The Noble Experiment
1. Accompanying the lawlessness of the anti-foreigner movement and the Ku Klux Klan was an even more widespread lawlessness caused by what was supposed to be a reform. Although an attempt to alter the personal habits of millions may seem the opposite of liberalism, a large number of Progressives supported the prohibition movement. Disgusted by the alliance between the liquor trade and corrupt politics, these reformers believed that prohibition would advance the cause of good government. But the crusading zeal required to add the 18th amendment to the
constitution had been provided largely by evangelical Protestants.
2. In 1919 the Volstead Act was passed to implement the 18th amendment. The act set January 16, 1920, as the date for prohibition to begin. National prohibition began silently, and with little resistance, but it soon became obvious that the law would be difficult to enforce. As soon as it became certain that prohibition would pass, Americans began to drink up existing stock with genuine enthusiasm. Much of it was bought up by the wealthy. As proof that at least some Ivy League schools had foresight, the Yale Club bought up enough liquor to last fourteen years. Of
course, most people could not afford to hoard so much even if it had been available.
3. Over Christmas season 1919 the country went on a last great spree before prohibition. By this time liquor was already so scarce that more than 100 people died drinking adulterated whiskey made from wood alcohol. This was not a happy augury for the 18th amendment.
4. Farewell parties to legal liquor were held over the country and they were lugubrious affairs. At a New York bar all the women at the “grave of drink” were given compacts in the shape of a coffin.
5. But some of the funerals were joyous affairs. Evangelist Billy Sunday held a happy funeral at which he buried the corpse of “John Barleycorn.” Thousands of churches celebrated the end of “Demon Rum.” Their rejoicing was premature.. Already the first drops of the deluge of illegal liquor had fallen.
6. In the first three months before the 18th amendment became effective, liquor valued at half a million dollars was stolen from government warehouses. The number of guards was increased, but it continued to disappear.
7. The price of liquor was so high many were tempted into the bootleg trade. By June 17, 1920, the federal courts of Chicago were hopeless congested. with prohibition cases. There were some 600 liquor trails pending. Within two months after prohibition two prohibition agents were indicted for corruption, and the lawless had hardly begun.
8. The Prohibition Bureau was established to enforce the law, and without much success. It is doubtful that national prohibition can be enforced even under a dictatorship. Alcoholic drinks have been made in every civilized society in history, and few things are more easily made than alcohol. So the job of the Prohibition Bureau was to enforce the almost impossible. But probably it could have done a better job of this impossible task of chasing down the foul and adulterated alcohol of the country. In the minds of many, the Prohibition Bureau attempting to stop the sale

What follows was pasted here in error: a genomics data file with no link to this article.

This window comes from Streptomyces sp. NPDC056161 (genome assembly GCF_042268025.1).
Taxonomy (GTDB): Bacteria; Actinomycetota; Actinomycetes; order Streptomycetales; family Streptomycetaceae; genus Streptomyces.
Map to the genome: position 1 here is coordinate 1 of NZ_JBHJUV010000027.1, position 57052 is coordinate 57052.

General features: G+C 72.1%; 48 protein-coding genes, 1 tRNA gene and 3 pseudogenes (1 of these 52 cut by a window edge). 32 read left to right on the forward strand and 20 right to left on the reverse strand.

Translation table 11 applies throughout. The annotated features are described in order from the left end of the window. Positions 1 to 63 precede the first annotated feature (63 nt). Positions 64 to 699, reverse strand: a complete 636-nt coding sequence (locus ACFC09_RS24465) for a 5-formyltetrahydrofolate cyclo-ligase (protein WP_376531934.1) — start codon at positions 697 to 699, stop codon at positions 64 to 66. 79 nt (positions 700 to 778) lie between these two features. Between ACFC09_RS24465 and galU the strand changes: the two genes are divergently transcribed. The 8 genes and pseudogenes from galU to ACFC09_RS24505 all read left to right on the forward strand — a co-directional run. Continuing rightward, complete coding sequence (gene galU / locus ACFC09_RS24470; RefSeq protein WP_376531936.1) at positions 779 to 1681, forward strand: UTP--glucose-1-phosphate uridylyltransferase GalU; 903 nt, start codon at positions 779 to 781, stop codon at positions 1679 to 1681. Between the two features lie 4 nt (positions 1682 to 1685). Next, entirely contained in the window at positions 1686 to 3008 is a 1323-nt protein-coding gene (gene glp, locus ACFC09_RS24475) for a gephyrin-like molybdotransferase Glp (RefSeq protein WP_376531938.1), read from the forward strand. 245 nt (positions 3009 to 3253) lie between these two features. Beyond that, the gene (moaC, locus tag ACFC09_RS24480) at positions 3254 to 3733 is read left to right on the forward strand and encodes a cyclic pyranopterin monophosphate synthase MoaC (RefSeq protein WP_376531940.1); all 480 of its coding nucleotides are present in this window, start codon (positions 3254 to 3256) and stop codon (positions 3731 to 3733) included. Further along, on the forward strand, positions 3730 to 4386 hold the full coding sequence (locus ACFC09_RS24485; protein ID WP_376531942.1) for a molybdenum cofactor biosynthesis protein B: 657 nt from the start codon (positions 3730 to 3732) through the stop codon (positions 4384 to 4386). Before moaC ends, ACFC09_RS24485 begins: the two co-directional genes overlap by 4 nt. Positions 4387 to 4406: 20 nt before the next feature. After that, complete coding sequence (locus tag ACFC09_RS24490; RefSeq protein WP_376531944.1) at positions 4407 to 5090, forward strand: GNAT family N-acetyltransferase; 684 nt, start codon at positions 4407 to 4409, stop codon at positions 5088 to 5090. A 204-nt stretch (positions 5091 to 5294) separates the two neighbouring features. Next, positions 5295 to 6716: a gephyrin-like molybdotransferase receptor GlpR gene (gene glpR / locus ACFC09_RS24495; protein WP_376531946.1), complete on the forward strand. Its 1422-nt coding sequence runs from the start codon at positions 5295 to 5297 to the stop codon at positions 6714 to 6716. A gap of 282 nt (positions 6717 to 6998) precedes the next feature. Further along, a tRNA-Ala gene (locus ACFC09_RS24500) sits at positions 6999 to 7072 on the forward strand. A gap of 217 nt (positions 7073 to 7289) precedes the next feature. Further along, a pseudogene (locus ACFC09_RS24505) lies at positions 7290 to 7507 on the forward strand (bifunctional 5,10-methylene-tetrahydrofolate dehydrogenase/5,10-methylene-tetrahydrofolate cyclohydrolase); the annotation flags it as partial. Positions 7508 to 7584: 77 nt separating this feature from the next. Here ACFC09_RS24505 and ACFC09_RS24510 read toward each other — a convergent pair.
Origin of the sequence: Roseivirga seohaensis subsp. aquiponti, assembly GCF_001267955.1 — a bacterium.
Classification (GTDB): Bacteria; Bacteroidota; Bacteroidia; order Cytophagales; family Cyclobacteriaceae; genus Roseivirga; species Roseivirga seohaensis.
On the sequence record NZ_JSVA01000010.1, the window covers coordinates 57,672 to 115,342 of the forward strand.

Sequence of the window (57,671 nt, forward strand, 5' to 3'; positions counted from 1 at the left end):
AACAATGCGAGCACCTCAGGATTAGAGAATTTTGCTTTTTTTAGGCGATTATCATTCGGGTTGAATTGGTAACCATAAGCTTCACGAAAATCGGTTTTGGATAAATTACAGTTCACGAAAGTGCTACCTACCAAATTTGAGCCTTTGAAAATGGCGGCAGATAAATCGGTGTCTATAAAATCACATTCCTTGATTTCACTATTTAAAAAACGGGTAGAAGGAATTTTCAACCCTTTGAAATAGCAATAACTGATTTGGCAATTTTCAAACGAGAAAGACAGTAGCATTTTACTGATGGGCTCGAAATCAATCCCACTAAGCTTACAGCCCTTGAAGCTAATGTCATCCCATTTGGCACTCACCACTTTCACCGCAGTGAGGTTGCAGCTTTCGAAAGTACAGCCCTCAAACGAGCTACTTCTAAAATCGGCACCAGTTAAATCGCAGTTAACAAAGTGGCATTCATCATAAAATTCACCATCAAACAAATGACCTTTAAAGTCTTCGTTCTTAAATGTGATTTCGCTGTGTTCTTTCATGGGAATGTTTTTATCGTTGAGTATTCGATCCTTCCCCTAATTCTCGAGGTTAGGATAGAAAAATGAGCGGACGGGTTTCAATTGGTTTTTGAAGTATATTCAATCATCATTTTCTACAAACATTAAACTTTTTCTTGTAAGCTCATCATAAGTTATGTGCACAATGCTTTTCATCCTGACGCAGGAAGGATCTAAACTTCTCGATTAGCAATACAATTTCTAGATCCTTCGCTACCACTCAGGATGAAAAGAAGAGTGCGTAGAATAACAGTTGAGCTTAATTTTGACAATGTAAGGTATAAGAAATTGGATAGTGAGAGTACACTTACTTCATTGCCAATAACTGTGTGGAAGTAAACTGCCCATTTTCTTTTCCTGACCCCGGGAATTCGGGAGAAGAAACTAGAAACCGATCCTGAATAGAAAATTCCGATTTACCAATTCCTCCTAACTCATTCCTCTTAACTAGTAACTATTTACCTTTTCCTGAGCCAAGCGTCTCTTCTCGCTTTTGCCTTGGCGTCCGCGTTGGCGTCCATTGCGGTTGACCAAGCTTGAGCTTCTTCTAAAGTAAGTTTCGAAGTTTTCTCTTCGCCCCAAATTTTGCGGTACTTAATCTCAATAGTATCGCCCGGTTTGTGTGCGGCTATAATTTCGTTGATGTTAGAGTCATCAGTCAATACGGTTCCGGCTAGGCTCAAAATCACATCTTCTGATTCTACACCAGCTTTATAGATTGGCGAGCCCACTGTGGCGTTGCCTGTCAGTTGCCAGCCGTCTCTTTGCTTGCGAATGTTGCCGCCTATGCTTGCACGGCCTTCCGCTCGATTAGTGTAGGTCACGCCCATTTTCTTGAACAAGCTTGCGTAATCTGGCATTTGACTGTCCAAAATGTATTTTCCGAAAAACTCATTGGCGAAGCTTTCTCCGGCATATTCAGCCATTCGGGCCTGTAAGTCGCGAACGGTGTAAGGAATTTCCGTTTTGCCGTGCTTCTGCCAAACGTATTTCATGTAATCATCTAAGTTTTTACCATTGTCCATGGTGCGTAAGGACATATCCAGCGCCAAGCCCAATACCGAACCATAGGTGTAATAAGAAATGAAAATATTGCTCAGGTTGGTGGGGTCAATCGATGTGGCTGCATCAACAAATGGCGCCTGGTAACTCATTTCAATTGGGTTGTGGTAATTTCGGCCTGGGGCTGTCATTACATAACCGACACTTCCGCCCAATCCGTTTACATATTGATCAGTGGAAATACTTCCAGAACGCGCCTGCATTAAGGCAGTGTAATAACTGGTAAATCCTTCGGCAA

of illegal liquor was a case of the unspeakable in full pursuit of the undrinkable.
9. The Prohibition Bureau was always the tool of national and state politics. The members were frequently political hacks–not well trained and not well paid.. And they were often corrupt. Moreover, the Bureau was continually kept short of men, money, and supplies by an economy minded congress. Certain methods of the Bureau gave it still more disrepute. Methods of collecting information such as bribery and wire tapping did not make the country think better of it. And the Bureau’s approval of putting poisons in industrial alcohol, which might be diverted into the bootleg market, made them seem accomplices in murder.
10. But worst of all was the direct killing of innocent citizens by prohibition agents. The life of an agent might be short. It was a dangerous position. Unfortunately, they made mistakes, too. In shoot outs with bootleggers they accidentally killed women and children, which made them loathed in many part of the country.
11. The Bureau eventually became more effective, but the fact that every year the number of illegal stills seized increased–282,122 in 1930–seemed to show the futility of trying to stop the sale of alcohol. President Herbert Hoover estimated that it would be impossible to come even near enforcing prohibition with a police force of less than a quarter of a million men. It was obvious that prohibition was not prohibiting, for example, statistics on arrests for drunkenness in Philadelphia.
1919 23,740 arrests for drunkenness (before prohibition)
12. In 1925 there were more than a thousand arrests per week for intoxication in Philadelphia when the United States was nationally dry. In large cities such as St. Louis, Missouri, it was frankly admitted that no politician could be elected unless he declared his opposition to prohibition. But in Missouri at large to be elected to important state office it was necessary to be a dry. Humorists Will Rogers remarked: “If you think this country ain’t dry, just watch ‘em vote; if you this country ain’t wet, just watch ‘em drink. You see, whey they vote, it’s counted, but when they drink it ain’t.”
13. In the depths of dry Texas, conditions were so bad in towns such as Galveston, with its open houses of prostitution, gambling halls, and saloon, that a prominent law officer shrugged off the town as being outside the United States.
14. There were five main sources of illegal liquor 1) imported liquor, 2) diverted industrial alcohol, 3) moonshine 4) illicit beer, and 5) illicit wine. The first two sources supplied most of the decent liquor available in the early twenties. If this condition had continued into the late twenties there might have been some hope of adequate enforcement. But the production of moonshine and beer and wine in the home decentralized the making of illegal liquor to such an extent that enforcement became virtually impossible. When bootleg liquor was made in half the homes in the